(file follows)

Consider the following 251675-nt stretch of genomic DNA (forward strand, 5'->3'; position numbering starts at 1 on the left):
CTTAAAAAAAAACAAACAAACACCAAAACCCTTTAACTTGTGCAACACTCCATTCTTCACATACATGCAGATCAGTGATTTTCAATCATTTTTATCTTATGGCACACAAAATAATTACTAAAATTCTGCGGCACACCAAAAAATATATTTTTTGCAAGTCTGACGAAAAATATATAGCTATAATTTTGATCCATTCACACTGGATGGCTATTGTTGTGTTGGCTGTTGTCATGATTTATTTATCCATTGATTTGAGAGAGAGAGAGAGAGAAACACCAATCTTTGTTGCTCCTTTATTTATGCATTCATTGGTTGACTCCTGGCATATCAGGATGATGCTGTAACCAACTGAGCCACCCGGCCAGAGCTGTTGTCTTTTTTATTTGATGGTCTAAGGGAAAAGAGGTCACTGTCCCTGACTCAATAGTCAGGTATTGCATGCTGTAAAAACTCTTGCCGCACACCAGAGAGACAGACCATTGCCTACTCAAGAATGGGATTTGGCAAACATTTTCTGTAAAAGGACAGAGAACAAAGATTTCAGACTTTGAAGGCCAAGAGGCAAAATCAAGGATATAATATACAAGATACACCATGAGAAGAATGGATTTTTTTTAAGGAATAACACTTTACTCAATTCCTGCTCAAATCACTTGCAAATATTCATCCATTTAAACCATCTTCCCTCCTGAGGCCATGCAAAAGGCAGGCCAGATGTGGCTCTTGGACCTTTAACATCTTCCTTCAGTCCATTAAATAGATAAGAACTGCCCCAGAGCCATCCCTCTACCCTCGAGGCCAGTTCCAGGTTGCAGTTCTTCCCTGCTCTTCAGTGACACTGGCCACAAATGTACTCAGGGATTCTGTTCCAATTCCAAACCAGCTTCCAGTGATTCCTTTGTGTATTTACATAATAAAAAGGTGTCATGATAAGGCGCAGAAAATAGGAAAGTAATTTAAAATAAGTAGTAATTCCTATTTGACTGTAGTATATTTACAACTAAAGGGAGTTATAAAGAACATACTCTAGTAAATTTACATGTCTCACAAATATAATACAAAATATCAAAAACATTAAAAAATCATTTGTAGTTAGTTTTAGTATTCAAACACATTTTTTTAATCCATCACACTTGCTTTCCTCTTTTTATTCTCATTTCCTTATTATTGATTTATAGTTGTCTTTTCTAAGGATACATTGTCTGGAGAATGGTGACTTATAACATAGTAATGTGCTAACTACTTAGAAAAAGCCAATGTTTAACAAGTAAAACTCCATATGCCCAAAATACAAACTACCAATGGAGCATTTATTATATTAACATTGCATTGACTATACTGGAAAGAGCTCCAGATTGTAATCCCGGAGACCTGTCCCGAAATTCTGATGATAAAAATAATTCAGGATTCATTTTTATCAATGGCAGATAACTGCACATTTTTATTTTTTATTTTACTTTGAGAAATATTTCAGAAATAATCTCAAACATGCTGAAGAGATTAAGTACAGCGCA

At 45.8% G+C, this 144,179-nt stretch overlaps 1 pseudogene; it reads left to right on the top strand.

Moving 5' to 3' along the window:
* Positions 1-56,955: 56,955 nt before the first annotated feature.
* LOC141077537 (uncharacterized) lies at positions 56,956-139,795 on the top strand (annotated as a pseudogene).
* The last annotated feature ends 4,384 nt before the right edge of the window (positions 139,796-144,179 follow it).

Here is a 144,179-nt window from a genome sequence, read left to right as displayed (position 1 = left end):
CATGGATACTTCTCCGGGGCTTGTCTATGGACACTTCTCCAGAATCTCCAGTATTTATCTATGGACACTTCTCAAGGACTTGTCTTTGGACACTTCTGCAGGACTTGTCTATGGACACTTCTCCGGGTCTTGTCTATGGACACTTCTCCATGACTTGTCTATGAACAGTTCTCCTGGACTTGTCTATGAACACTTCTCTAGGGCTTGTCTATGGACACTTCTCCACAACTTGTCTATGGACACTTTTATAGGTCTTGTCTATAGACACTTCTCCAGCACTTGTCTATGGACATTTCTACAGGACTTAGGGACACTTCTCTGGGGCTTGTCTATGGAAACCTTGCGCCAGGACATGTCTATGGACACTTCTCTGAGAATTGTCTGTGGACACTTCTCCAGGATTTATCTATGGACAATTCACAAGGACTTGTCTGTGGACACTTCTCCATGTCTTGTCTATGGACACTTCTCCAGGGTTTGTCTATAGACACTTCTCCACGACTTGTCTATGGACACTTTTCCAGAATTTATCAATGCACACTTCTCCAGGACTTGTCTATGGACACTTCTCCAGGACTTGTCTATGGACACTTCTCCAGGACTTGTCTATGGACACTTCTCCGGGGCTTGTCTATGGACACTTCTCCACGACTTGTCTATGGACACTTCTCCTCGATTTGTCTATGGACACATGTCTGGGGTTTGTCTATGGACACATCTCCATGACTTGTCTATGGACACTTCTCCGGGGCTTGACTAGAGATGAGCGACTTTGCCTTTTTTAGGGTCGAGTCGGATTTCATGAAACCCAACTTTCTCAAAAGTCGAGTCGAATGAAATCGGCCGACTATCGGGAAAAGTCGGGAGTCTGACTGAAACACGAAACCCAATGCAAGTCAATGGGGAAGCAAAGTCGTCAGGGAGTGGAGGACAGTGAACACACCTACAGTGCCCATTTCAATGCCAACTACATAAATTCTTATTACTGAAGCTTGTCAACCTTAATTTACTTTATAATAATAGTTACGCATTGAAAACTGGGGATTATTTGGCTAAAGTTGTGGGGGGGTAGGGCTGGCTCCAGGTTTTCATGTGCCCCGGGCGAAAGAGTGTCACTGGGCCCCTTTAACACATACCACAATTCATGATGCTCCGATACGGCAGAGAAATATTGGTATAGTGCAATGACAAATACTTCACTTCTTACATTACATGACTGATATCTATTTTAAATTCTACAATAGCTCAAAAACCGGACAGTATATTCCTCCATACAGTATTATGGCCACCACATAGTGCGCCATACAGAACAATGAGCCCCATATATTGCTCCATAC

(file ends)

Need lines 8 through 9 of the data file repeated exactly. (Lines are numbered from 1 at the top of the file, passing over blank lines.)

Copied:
Here is a 144,179-nt window from a genome sequence, read left to right as displayed (position 1 = left end):
CATGGATACTTCTCCGGGGCTTGTCTATGGACACTTCTCCAGAATCTCCAGTATTTATCTATGGACACTTCTCAAGGACTTGTCTTTGGACACTTCTGCAGGACTTGTCTATGGACACTTCTCCGGGTCTTGTCTATGGACACTTCTCCATGACTTGTCTATGAACAGTTCTCCTGGACTTGTCTATGAACACTTCTCTAGGGCTTGTCTATGGACACTTCTCCACAACTTGTCTATGGACACTTTTATAGGTCTTGTCTATAGACACTTCTCCAGCACTTGTCTATGGACATTTCTACAGGACTTAGGGACACTTCTCTGGGGCTTGTCTATGGAAACCTTGCGCCAGGACATGTCTATGGACACTTCTCTGAGAATTGTCTGTGGACACTTCTCCAGGATTTATCTATGGACAATTCACAAGGACTTGTCTGTGGACACTTCTCCATGTCTTGTCTATGGACACTTCTCCAGGGTTTGTCTATAGACACTTCTCCACGACTTGTCTATGGACACTTTTCCAGAATTTATCAATGCACACTTCTCCAGGACTTGTCTATGGACACTTCTCCAGGACTTGTCTATGGACACTTCTCCAGGACTTGTCTATGGACACTTCTCCGGGGCTTGTCTATGGACACTTCTCCACGACTTGTCTATGGACACTTCTCCTCGATTTGTCTATGGACACATGTCTGGGGTTTGTCTATGGACACATCTCCATGACTTGTCTATGGACACTTCTCCGGGGCTTGACTAGAGATGAGCGACTTTGCCTTTTTTAGGGTCGAGTCGGATTTCATGAAACCCAACTTTCTCAAAAGTCGAGTCGAATGAAATCGGCCGACTATCGGGAAAAGTCGGGAGTCTGACTGAAACACGAAACCCAATGCAAGTCAATGGGGAAGCAAAGTCGTCAGGGAGTGGAGGACAGTGAACACACCTACAGTGCCCATTTCAATGCCAACTACATAAATTCTTATTACTGAAGCTTGTCAACCTTAATTTACTTTATAATAATAGTTACGCATTGAAAACTGGGGATTATTTGGCTAAAGTTGTGGGGGGGTAGGGCTGGCTCCAGGTTTTCATGTGCCCCGGGCGAAAGAGTGTCACTGGGCCCCTTTAACACATACCACAATTCATGATGCTCCGATACGGCAGAGAAATATTGGTATAGTGCAATGACAAATACTTCACTTCTTACATTACATGACTGATATCTATTTTAAATTCTACAATAGCTCAAAAACCGGACAGTATATTCCTCCATACAGTATTATGGCCACCACATAGTGCGCCATACAGAACAATGAGCCCCATATATTGCTCCATAC